The ROI of Teacher Compensation and Professional Development

[The following is an excerpt from TrustED®: The Bridge to School Improvement]

Teachers are the very essence of a school. If school leaders want high-quality programs with substance and measurable results, they need to look no further than investing in their faculty and staff. The Return on Investment (ROI) for competitive compensation packages and personalized quality professional development for teachers is significant.

For example, where faculty and staff paychecks are higher, so are levels of student achievement. Teacher compensation makes a difference in:

  • faculty engagement
  • motivation
  • satisfaction
  • retention
  • and continual personal and professional development

Well-compensated teachers have higher levels of confidence and trust in their school leader and are self-motivated and often self-monitoring to a greater degree regarding their impact on students.

Investing highly in faculty and staff members is a challenge in all school settings, especially for many Christian schools.

“I am aware of the potential impact on the typical Christian school budget… the average Christian school would at minimum need to double its budget if it chose to compensate its teachers on a level equal to that of the local public school. Few schools could easily manage that kind of adjustment to their budgets and the necessary impact on their tuition levels.” (Alan Pue, Rethinking Sustainability: A Strategic Financial Model for Christian Schools)

However, leaders who understand that teachers are the essence of their school do everything possible to invest in them and do everything within their power to make those kinds of budgetary adjustments.

Today, many believe that state-of-the-art facilities and resources are required for successful schools and high student achievement levels. Those support structures and elements certainly help – but the key to an effective educational program is always a highly qualified and engaged faculty and staff… [continue reading]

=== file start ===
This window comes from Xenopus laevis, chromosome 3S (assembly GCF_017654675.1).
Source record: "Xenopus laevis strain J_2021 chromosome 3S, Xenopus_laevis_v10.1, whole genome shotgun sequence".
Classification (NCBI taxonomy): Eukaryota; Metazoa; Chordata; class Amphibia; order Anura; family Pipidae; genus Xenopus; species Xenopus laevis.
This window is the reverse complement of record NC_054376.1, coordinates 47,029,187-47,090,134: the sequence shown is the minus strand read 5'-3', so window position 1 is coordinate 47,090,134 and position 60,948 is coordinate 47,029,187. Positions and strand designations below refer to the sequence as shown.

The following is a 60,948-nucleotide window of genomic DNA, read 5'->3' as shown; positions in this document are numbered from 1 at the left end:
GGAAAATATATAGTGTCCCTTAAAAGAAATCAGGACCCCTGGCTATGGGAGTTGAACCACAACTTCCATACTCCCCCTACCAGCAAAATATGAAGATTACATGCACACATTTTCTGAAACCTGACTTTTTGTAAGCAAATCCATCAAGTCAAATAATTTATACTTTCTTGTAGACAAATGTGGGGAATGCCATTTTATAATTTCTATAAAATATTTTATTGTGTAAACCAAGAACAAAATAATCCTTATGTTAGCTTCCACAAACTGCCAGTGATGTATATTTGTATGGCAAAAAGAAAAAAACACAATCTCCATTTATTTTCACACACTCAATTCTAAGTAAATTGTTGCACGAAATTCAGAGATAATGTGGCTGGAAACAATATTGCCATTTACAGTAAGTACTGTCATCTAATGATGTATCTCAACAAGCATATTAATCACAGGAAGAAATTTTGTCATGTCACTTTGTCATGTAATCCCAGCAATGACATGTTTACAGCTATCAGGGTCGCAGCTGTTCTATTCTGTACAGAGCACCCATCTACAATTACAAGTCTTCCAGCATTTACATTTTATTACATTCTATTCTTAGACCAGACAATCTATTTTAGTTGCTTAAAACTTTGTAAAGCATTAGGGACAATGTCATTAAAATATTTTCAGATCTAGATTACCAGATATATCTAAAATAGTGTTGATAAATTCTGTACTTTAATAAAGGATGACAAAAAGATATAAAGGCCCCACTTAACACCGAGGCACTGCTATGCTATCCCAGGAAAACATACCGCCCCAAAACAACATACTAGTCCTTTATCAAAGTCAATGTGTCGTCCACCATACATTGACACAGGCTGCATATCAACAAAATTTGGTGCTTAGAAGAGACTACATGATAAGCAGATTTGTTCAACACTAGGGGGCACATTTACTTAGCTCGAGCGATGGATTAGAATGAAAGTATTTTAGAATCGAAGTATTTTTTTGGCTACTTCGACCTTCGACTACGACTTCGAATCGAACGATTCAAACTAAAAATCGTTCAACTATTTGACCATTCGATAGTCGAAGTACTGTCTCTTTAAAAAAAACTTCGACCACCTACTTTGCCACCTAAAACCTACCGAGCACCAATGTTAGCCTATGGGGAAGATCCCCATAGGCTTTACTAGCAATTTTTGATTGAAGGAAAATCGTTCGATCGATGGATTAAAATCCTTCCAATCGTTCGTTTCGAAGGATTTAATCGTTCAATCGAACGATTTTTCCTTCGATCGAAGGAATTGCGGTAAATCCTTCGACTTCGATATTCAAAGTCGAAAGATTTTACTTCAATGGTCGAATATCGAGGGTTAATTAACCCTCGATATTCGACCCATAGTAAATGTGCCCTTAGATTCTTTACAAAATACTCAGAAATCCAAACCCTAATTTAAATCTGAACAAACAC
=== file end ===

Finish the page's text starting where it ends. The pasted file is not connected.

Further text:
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11 Comments

  1. I would say that in an elementary setting it would be quite consuming but with a lot of patience and tolerance it could be possible. After all we are better equipped nowadays!

    Liked by 1 person

  2. It is good methodology and can be effective informal education system where we find mixed -age students but I don’t know how is it implementable and effective in a formal system of education in elementary schools

    Liked by 1 person

    1. Note that vertical classrooms are being utilized in formal systems in education that are committed to research based best practices and modify their systems according to what is best for students and their learning.

      Like

  3. You are a gem. I absolutely love this article. I have seen great benefits of the vertical classroom, which I apply in a home school setting at http://www.rhs.co.ke and that I am now implementing in a large children’s home of 500 orphans and vulnerable children who are preparing to sit for Kenya national exams.

    Liked by 1 person

  4. Thanks so much Toby. I will quote you often in my work going forward, especially the research about trusting relationships being the central component to effective education communities.

    Liked by 1 person

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